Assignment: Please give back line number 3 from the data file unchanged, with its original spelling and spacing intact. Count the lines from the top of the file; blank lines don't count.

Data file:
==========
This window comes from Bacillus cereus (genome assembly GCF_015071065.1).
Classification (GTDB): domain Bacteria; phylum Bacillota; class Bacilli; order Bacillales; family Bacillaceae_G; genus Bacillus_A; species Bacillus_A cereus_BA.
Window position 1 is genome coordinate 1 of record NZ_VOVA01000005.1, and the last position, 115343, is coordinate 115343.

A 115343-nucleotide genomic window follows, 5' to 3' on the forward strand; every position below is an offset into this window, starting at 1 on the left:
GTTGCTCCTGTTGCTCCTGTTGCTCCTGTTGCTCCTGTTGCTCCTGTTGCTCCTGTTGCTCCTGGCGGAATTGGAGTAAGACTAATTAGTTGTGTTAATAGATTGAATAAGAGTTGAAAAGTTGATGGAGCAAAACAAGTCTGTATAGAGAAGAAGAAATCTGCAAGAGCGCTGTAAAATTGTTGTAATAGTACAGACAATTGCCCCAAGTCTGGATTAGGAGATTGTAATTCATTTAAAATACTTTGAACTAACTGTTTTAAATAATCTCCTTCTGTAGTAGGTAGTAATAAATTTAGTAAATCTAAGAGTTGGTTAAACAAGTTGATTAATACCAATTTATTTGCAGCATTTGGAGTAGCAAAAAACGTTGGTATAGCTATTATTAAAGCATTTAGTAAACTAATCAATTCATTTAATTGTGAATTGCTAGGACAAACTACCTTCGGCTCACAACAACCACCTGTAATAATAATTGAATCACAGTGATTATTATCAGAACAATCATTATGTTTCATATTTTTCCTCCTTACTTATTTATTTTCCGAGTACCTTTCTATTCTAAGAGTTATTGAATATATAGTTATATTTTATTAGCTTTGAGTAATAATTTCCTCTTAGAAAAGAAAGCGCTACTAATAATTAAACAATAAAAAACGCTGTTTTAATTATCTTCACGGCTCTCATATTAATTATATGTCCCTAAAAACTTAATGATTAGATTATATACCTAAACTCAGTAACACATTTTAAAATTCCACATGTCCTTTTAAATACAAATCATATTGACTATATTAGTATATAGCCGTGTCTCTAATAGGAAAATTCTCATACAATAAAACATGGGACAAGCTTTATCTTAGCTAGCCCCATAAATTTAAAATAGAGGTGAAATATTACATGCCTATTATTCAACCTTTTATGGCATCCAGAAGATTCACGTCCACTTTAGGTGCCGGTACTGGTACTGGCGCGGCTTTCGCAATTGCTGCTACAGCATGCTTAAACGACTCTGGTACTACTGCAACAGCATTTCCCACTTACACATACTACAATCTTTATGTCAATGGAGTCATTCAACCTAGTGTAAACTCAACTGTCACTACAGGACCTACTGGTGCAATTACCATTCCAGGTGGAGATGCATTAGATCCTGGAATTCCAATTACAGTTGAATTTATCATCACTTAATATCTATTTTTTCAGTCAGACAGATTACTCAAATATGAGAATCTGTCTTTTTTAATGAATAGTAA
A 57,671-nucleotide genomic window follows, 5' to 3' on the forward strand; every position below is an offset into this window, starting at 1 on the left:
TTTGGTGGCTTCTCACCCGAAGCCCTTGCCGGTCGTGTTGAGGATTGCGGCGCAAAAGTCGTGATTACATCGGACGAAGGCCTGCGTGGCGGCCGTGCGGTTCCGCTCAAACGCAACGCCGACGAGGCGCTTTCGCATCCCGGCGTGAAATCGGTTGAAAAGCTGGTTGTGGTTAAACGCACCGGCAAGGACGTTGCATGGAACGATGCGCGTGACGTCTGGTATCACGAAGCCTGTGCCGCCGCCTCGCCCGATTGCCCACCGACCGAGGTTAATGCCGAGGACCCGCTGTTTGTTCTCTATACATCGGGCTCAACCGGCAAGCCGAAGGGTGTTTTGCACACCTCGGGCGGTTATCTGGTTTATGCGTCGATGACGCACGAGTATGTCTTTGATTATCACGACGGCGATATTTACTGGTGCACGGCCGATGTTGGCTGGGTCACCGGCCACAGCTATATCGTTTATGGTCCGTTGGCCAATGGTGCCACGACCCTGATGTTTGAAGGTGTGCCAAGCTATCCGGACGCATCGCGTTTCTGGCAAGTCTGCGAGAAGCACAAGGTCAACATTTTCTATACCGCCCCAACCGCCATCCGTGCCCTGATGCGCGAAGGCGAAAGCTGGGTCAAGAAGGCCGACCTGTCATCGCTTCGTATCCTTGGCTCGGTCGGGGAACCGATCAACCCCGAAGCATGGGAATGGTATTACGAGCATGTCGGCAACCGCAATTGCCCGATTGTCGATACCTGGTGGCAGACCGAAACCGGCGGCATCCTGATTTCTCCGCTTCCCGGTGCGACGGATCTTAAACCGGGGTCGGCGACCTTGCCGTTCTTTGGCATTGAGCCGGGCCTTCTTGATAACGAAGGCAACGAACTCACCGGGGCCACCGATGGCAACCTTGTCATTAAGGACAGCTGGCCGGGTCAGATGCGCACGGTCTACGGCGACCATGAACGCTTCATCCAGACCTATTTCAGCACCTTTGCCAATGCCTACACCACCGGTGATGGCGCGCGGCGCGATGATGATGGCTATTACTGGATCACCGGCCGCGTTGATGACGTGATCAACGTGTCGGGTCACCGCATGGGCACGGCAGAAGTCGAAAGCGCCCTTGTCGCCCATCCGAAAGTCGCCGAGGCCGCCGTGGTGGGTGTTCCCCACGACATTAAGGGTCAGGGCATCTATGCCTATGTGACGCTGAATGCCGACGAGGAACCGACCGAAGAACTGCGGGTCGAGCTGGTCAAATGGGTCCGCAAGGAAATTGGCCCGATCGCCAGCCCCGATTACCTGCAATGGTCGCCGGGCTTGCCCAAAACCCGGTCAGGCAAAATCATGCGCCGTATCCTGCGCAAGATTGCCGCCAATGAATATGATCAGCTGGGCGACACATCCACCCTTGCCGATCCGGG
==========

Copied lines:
Window position 1 is genome coordinate 1 of record NZ_VOVA01000005.1, and the last position, 115343, is coordinate 115343.